IMIS | Flanders Marine Institute

Flanders Marine Institute

Platform for marine research


Publications | Institutes | Persons | Datasets | Projects | Maps
[ report an error in this record ]basket (0): add | show Printer-friendly version

Testing stress responses of the bivalve Protothaca thaca to El Niño–La Niña thermal conditions
Riascos, J.M.; Avalos, C.M.; Pachelo, A.S.; Heilmayer, O. (2012). Testing stress responses of the bivalve Protothaca thaca to El Niño–La Niña thermal conditions. Mar. Biol. Res. 8(7): 654-661.
In: Marine Biology Research. Taylor & Francis: Oslo; Basingstoke. ISSN 1745-1000, more
Peer reviewed article  

Available in Authors 

    Growth rate; Metabolic rate; Oxygen consumption; Temperature anomalies; Bivalvia [WoRMS]; Marine
Author keywords

Authors  Top 
  • Riascos, J.M.
  • Avalos, C.M.
  • Pachelo, A.S.
  • Heilmayer, O.

    Protothaca thaca is an important bivalve species inhabiting the upwelling ecosystem of Chile and Peru. Temperature in this ecosystem changes dramatically during El Niño (EN) events, with P. thaca showing high tolerance to increased temperatures. To understand the metabolic processes behind this adaptation we studied the effects of temperature on standard metabolism, growth and body condition index of P. thaca from Northern Chile. Oxygen consumption, daily growth rate and body condition index of animals acclimated to 12, 16 and 20°C were measured using an intermittent flow-through system. Our results show that these processes are significantly lower at 12°C compared to 16 and 20°C. No differences are observed between the higher temperatures. The relative thermal independence of routine metabolism is suggested to conserve energy, which allows the species to be more tolerant to high temperatures. Overall, the physiological responses of P. thaca at whole-animal level largely confirm that this clam is well suited to tolerate positive thermal anomalies associated with strong EN in the study area. However, results at lower temperatures show contrasting responses, which emphasizes the need to be cautious in sclerochronological studies, which tend to assume direct relationships between single environmental factors and micro-growth increment width.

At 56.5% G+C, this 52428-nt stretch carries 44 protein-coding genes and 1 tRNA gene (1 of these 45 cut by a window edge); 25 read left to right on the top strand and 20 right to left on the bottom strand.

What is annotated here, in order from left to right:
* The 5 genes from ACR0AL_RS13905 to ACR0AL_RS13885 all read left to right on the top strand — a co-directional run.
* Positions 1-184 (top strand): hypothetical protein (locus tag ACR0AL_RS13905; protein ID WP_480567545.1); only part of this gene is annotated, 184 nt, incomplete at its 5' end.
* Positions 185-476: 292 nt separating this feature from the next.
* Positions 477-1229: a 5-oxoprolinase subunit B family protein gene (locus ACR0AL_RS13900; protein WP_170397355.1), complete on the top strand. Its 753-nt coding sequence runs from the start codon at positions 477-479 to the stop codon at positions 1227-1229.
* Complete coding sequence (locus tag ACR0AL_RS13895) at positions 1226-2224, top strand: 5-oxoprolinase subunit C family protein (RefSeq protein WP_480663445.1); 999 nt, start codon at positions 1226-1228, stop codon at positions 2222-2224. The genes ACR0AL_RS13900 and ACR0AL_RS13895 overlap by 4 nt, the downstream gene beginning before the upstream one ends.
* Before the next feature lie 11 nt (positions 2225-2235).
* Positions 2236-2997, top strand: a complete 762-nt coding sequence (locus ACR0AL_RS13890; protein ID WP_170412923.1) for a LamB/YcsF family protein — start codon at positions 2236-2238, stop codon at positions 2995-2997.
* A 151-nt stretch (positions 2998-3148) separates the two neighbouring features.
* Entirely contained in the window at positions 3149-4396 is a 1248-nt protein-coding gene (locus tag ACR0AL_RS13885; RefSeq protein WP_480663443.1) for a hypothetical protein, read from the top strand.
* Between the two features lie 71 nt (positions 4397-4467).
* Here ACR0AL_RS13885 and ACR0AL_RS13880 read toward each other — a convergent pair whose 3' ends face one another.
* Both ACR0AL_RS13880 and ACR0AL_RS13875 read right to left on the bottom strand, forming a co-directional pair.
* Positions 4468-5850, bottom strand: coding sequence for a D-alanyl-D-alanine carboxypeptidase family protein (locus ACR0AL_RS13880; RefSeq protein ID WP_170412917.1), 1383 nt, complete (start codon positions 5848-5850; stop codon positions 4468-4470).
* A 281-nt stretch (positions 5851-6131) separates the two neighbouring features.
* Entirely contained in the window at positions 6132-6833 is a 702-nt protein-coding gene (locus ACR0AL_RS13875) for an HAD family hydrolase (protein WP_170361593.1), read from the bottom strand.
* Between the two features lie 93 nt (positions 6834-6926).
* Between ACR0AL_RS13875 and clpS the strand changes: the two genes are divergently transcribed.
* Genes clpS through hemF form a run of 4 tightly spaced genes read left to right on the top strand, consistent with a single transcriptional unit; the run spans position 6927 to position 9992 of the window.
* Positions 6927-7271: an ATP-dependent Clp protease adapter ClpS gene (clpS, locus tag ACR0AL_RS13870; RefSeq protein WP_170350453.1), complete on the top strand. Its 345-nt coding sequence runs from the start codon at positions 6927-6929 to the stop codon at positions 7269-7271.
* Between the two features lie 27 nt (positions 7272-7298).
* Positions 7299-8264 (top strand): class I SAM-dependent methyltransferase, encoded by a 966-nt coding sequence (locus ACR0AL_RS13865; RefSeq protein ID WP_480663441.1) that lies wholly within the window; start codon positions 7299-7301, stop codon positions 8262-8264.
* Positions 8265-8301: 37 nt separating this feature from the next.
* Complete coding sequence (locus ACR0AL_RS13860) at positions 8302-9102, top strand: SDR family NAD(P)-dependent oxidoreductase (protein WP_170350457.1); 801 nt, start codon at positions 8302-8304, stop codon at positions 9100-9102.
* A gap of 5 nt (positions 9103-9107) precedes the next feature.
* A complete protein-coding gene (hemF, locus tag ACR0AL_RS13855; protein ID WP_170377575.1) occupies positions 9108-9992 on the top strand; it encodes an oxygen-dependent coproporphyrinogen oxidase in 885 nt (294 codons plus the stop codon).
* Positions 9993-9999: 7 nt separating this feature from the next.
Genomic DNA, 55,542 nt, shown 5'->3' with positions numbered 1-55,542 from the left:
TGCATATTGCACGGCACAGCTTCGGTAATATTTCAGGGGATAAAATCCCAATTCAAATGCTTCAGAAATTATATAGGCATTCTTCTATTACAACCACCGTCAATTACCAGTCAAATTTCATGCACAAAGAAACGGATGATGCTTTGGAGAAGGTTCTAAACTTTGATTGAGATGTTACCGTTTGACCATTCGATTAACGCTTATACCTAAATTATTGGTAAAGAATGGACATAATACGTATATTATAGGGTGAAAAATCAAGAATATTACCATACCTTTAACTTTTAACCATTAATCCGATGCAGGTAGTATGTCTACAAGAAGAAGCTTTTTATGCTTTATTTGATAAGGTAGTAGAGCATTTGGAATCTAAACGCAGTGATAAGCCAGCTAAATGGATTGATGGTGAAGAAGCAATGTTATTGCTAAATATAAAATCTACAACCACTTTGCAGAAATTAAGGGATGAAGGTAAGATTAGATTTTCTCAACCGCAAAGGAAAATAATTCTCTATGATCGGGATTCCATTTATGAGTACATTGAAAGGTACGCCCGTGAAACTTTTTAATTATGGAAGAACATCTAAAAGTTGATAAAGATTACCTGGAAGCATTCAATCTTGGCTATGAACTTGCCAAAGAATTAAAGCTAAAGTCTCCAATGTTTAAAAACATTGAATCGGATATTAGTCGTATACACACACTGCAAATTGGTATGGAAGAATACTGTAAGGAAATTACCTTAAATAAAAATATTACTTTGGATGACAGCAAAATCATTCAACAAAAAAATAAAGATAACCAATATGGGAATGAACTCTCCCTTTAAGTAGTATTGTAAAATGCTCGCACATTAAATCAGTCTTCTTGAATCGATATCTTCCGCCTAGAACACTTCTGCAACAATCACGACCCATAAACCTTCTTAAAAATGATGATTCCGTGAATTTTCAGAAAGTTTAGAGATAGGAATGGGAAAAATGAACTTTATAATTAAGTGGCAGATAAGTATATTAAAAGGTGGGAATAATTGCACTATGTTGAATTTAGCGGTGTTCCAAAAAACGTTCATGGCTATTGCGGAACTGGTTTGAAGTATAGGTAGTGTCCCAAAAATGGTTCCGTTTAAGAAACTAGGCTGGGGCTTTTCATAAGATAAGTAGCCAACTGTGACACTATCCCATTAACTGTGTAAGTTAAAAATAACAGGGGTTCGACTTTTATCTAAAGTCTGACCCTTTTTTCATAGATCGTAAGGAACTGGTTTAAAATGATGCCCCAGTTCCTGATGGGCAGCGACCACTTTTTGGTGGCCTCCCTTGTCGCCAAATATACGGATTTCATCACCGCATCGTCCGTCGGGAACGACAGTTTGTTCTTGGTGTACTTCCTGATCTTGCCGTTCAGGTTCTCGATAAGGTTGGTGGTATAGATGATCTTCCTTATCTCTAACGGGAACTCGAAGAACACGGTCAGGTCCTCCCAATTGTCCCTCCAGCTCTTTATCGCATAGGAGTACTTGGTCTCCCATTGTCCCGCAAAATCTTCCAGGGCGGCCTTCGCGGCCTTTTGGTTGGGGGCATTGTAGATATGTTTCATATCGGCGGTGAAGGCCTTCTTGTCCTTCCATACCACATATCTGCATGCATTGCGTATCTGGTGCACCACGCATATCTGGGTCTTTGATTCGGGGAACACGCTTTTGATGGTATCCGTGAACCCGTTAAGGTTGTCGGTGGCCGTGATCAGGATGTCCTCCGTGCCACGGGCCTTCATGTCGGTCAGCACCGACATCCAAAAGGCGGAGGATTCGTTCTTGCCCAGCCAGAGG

All data in IMIS is subject to the VLIZ privacy policy Top | Authors